Klingon Scientists Get No Respect: Notably averted, (see Fantastic Caste System) at least for the skilled classes (as mentioned, say, in the real life section of the original trope), via the formal corporate equality of the darëssef and, indeed, the way people actually behave.  (Notably averted for the serviles, the actual unskilled labor class, except it was always a bit thin on the ground – given the early push for automation or mechanization brought about by the Empire’s labor demographics – and later actually nonexistent, likewise; they say the least skilled job in the modern Empire is botboss, a.k.a., professional supervisor of large quantities of complex automation.)

The Darëssef

These are some short vignettes “by” members of the various Eldraeic darëssef – not castes, not since very early pre-Imperial days, since one can move freely between them and, indeed, maintain a place in multiple darëssef simultaneously, but rather, groups of social-role archetypes with their own sets of philosophies, customs, protocols, and so forth – on what it means to be one of that darëssef, from their point of view.

These are the acquiescents (priests and other god-touched, which these days means people working directly for the weakly godlike superintelligence behind the curtain); the aesthants (artists of one kind or another); the executors (planners, managers, supervisors, and bureaucrats); the hearthmistresses[1] (those who maintain, which covers people as disparate as housewives, doctors, farmers, sysadmins, and valets); the plutarchs (merchants, bankers, and businessmen); the runér (wielders of the Imperial Mandate; governors); the sentinels (the military, law enforcement, emergency response, paramedics, etc.).; and the technarchs (thinkers and builders).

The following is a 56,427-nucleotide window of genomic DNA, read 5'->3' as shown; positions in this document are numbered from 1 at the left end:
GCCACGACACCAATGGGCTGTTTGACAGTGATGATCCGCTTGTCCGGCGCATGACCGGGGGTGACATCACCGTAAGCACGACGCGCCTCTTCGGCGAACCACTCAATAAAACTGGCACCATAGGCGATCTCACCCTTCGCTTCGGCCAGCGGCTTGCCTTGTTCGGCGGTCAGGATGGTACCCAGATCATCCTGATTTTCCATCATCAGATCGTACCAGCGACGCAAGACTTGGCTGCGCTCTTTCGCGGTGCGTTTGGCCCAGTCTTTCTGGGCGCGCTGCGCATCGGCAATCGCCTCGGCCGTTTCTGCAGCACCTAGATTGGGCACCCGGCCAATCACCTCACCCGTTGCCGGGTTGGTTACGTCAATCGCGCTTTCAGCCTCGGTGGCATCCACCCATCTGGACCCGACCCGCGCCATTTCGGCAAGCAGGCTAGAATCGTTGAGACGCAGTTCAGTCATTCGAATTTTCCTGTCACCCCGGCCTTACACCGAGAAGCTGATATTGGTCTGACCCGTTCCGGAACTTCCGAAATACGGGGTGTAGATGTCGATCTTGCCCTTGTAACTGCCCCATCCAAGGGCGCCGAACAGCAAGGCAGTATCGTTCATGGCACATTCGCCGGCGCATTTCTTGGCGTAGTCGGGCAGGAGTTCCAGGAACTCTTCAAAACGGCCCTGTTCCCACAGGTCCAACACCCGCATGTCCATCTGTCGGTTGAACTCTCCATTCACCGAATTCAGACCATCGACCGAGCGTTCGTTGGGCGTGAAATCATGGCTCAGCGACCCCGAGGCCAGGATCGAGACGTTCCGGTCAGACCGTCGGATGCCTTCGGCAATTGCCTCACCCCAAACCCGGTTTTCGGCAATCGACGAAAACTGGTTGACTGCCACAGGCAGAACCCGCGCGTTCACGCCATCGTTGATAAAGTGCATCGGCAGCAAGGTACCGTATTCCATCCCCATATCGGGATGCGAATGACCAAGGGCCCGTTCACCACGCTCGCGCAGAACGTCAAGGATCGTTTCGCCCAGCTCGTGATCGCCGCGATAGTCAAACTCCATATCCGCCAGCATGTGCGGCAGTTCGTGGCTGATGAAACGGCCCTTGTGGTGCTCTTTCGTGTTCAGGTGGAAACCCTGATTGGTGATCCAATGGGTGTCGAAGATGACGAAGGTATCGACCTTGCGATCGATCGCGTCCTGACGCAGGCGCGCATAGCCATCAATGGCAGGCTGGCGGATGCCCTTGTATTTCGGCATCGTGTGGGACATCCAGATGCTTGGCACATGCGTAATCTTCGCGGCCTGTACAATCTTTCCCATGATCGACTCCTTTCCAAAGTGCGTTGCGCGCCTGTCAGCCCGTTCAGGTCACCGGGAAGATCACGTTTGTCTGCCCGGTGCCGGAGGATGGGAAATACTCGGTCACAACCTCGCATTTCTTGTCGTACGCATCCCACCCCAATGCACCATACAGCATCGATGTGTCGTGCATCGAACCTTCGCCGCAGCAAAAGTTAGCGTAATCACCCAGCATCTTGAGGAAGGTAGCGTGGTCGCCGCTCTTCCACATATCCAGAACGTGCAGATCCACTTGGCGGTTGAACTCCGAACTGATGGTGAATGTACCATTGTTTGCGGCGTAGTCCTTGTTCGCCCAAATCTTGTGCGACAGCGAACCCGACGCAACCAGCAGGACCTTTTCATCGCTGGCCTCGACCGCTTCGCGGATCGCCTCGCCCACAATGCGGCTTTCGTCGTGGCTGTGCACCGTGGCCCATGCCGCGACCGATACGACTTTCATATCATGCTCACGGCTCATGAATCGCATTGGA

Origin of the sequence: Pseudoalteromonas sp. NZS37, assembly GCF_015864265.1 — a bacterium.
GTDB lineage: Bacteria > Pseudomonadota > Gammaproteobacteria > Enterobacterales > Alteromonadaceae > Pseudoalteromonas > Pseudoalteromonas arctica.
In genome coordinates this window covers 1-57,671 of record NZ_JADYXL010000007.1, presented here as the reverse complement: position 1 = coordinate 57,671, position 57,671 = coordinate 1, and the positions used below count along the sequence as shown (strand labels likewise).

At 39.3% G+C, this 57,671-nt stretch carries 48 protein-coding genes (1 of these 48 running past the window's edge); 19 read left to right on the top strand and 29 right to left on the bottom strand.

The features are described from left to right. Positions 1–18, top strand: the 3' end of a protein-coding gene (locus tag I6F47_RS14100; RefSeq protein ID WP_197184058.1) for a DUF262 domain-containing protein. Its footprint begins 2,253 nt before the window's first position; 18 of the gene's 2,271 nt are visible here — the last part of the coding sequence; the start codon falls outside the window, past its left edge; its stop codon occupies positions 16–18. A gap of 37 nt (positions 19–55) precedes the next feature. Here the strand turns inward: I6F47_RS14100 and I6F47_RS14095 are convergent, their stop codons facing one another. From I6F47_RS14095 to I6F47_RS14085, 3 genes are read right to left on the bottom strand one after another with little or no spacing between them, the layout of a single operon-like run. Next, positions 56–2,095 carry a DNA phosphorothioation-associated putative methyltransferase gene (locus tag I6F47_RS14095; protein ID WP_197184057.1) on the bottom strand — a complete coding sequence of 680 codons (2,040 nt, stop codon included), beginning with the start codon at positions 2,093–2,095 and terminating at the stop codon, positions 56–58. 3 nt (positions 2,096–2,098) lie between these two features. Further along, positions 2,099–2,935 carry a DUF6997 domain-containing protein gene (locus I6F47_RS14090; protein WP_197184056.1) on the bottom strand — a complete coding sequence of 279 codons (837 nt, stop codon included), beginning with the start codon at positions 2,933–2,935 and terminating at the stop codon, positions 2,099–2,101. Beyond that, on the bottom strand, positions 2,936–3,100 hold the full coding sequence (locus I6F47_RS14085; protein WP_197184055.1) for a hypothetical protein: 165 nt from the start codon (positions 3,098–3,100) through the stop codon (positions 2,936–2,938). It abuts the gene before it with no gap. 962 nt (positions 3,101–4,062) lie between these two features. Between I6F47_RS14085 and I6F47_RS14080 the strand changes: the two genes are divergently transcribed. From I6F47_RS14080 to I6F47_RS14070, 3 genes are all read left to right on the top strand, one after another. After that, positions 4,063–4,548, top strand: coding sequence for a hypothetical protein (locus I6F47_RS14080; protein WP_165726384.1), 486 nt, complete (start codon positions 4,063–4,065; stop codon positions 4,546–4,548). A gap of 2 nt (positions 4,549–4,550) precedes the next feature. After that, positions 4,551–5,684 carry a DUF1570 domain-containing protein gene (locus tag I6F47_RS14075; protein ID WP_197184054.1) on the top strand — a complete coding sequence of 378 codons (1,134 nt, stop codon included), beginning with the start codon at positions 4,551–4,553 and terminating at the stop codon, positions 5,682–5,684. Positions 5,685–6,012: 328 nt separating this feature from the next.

(While there are also the serviles, the unskilled labor darëssef is obsolete in the modern era, and even before that was the case, no-one would have bothered to ask them anything, anyway.)

Acquiescent: The Bridges

We are those who stand between Light and Darkness, and bring fire to the Darkness on behalf of the Light.

We are those who stand at the gates of the Twilight City, and hold them open for the thunders of gods and the whispers of men.

We are those who learn the concepts of, not from, the eikones; who take it upon ourselves to embody, as best we can, the perfected ideals they are, that men may have a light to strive for, and the universe be set right, in the despite of the great Flaw, the Darkness-behind-Darkness, which is entropy.

Thus we are named acquiescent, for alone among our kind, our valxíjir[2] is not an expression of self, but of that concept which we serve and reify.

– Alwyn Muetry of Elmiríën,
Philosopher-Priestess of the Fane of Orderly Blossoming

Aesthant: Beauty Is Truth

The soul of the Empire is in our keeping.

For beauty is our calling, and beauty is the language of the soul. Beauty inspires, uplifts, and enlightens. It comforts the sore at heart, and gives ease to the weary. As the word of Lanáraé proclaims, beauty, like love, calls the divine fire, the lincál, down to earth. With it, we dwell in a civilization of enlightened souls; without it, in mere hovels of scurrying beasts.

And so we must shape all things accordingly. The pure artists among us strive with song and sculpture, with book and game, with edifice and performance, to show the world what it could be. Others work elsewhere, with technarchs and plutarchs to make elegance walk alongside functionality; with runér and hearthmistresses to build shining cities where no shadows fall; even with sentinels, as they strive to preserve and restore beauty in the wake of ruin. So shall we work, until all the world reflects this harmony, and neither ugliness nor darkness lies in wait to cast gloom upon the heart and shadow the soul of its beholders.